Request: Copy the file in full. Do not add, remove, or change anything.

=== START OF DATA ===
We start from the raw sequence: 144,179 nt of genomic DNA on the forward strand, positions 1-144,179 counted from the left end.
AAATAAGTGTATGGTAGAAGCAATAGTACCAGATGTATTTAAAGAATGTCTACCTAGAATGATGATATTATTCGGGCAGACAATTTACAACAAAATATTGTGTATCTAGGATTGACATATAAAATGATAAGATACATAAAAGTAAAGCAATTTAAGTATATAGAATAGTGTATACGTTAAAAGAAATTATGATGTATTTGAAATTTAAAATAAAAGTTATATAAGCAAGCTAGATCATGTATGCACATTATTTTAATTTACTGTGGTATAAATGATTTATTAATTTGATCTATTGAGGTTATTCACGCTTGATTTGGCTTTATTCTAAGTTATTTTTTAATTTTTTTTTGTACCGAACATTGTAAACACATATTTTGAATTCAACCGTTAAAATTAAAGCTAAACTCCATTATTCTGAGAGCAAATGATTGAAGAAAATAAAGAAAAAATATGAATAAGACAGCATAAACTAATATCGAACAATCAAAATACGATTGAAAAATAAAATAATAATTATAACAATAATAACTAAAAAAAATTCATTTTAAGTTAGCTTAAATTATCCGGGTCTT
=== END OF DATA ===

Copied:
We start from the raw sequence: 144,179 nt of genomic DNA on the forward strand, positions 1-144,179 counted from the left end.
AAATAAGTGTATGGTAGAAGCAATAGTACCAGATGTATTTAAAGAATGTCTACCTAGAATGATGATATTATTCGGGCAGACAATTTACAACAAAATATTGTGTATCTAGGATTGACATATAAAATGATAAGATACATAAAAGTAAAGCAATTTAAGTATATAGAATAGTGTATACGTTAAAAGAAATTATGATGTATTTGAAATTTAAAATAAAAGTTATATAAGCAAGCTAGATCATGTATGCACATTATTTTAATTTACTGTGGTATAAATGATTTATTAATTTGATCTATTGAGGTTATTCACGCTTGATTTGGCTTTATTCTAAGTTATTTTTTAATTTTTTTTTGTACCGAACATTGTAAACACATATTTTGAATTCAACCGTTAAAATTAAAGCTAAACTCCATTATTCTGAGAGCAAATGATTGAAGAAAATAAAGAAAAAATATGAATAAGACAGCATAAACTAATATCGAACAATCAAAATACGATTGAAAAATAAAATAATAATTATAACAATAATAACTAAAAAAAATTCATTTTAAGTTAGCTTAAATTATCCGGGTCTT